Interest Roll-up Mortgage
With this type, you receive a lump sum or regular payments and are charged interest, which is then added to the loan. This means you do not need to make regular payments during the mortgage term.
The total amount you borrowed, including the accrued interest, is repaid when your home is eventually sold. It’s essential to understand the impact of compound interest with this option. The interest increases each year at an agreed annual rate, and in subsequent years, interest is charged not only on the original amount borrowed but also on the interest accumulated in previous years.
This compounding effect leads to a gradual rise in the amount of interest owed each year. This can be a good option if you need a lot of money in one go.
In this plan, you receive a lump sum and have the option to make either monthly or occasional payments. Making these payments reduces or stops the compounding effect of interest roll-up, making it a more suitable choice for those who want to control the growth of their debt.
Additionally, certain interest-paying lifetime mortgages allow you to pay off a portion of the capital if you wish to further reduce the overall loan amount. Similar to the interest roll-up mortgage, the entire amount borrowed is repaid when your home is sold.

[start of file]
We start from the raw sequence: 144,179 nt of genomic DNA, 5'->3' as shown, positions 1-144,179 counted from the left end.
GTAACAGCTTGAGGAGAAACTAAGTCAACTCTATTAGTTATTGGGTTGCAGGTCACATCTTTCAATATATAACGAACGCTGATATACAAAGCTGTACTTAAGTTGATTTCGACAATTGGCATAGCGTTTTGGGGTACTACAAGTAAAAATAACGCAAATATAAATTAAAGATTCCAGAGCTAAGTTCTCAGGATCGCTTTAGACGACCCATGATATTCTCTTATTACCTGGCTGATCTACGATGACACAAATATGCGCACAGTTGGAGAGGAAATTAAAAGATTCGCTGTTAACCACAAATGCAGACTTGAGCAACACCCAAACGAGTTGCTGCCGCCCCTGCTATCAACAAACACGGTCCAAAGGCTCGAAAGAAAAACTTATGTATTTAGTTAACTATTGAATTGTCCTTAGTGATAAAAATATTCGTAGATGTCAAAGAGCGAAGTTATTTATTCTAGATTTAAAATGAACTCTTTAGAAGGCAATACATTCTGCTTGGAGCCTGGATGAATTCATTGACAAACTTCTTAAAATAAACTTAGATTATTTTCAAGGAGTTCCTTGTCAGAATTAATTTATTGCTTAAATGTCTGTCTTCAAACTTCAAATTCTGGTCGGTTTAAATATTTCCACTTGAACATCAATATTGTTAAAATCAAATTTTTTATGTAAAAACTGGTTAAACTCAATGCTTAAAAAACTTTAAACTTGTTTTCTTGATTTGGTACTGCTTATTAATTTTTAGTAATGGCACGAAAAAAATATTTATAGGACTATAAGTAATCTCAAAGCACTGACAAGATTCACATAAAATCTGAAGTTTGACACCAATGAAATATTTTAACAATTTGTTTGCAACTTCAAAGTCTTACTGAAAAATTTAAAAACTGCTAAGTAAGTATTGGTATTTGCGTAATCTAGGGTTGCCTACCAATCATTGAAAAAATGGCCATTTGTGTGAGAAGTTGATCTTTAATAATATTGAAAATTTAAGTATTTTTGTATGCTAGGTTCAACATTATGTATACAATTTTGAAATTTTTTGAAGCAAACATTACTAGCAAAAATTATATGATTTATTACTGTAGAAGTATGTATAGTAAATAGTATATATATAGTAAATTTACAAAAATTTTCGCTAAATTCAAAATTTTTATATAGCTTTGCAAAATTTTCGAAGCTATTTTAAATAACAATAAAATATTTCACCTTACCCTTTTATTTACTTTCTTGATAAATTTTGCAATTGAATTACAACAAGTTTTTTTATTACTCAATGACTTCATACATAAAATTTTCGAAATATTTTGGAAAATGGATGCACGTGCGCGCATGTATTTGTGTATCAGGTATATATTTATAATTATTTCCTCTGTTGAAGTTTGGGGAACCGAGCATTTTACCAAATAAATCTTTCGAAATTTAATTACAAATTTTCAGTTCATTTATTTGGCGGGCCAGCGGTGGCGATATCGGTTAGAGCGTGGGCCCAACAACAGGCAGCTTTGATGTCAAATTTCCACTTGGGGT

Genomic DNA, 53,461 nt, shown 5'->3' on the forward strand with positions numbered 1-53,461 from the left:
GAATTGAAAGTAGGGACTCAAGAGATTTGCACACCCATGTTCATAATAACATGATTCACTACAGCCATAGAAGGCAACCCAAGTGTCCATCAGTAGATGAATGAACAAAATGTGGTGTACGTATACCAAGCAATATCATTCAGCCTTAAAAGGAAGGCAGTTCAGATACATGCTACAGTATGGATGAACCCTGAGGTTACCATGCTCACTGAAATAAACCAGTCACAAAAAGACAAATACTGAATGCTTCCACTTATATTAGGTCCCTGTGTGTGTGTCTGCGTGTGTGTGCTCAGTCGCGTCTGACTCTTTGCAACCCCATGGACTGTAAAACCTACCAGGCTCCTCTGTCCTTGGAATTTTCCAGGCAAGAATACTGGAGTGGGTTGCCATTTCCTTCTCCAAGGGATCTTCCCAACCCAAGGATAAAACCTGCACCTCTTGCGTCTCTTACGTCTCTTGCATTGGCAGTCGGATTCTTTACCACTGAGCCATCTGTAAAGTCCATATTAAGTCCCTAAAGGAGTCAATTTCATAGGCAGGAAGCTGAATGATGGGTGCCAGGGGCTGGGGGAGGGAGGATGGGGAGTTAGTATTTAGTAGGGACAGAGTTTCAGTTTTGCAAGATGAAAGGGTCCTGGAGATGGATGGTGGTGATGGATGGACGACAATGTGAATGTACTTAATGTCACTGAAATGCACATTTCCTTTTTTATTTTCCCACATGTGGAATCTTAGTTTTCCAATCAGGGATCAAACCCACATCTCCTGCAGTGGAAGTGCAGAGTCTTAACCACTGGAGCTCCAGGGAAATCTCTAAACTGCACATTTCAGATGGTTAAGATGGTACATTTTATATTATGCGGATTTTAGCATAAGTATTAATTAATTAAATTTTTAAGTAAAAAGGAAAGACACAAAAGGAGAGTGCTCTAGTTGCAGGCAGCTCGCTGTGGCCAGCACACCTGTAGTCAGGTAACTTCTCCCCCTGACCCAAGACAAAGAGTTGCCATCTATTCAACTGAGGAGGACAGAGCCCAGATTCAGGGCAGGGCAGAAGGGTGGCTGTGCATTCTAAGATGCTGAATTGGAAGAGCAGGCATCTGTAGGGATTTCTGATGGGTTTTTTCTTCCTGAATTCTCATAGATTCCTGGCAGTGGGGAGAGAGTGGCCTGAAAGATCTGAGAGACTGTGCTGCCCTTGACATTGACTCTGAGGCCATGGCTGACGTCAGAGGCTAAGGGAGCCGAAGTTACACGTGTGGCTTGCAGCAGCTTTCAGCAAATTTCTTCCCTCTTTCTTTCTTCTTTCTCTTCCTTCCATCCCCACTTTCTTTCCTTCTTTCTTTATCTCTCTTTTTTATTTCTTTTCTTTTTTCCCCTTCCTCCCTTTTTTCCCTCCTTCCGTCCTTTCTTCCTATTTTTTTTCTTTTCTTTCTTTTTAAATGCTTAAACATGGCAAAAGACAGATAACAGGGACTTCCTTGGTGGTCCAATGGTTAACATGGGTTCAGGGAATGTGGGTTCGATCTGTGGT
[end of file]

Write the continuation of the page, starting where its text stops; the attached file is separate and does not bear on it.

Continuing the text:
What Are the Eligibility Criteria for a Lifetime Mortgage?
To be eligible for a Lifetime Mortgage, the homeowner must be at least 55 years old, and the property must meet certain criteria set by the lender. Typically, the property should be of standard construction and have a minimum value, which is usually around £70,000. Lifetime Mortgages are a type of equity release, so you will also need to own your home to be eligible.
How Much Can I Borrow With a Lifetime Mortgage?
The amount that can be borrowed through a Lifetime Mortgage varies based on factors such as the homeowner’s age, the value of the property, and the type of Lifetime Mortgage selected. Generally, the older the homeowner and the higher the property value, the more they can borrow. Lenders usually allow borrowers to release a percentage of the property’s value, often starting at around 20-25% and increasing with age.
Certain providers may offer higher loan amounts if you have specific medical conditions or lifestyle factors, such as being a smoker. This varies between lenders, and is always worth checking before you commit to any one product.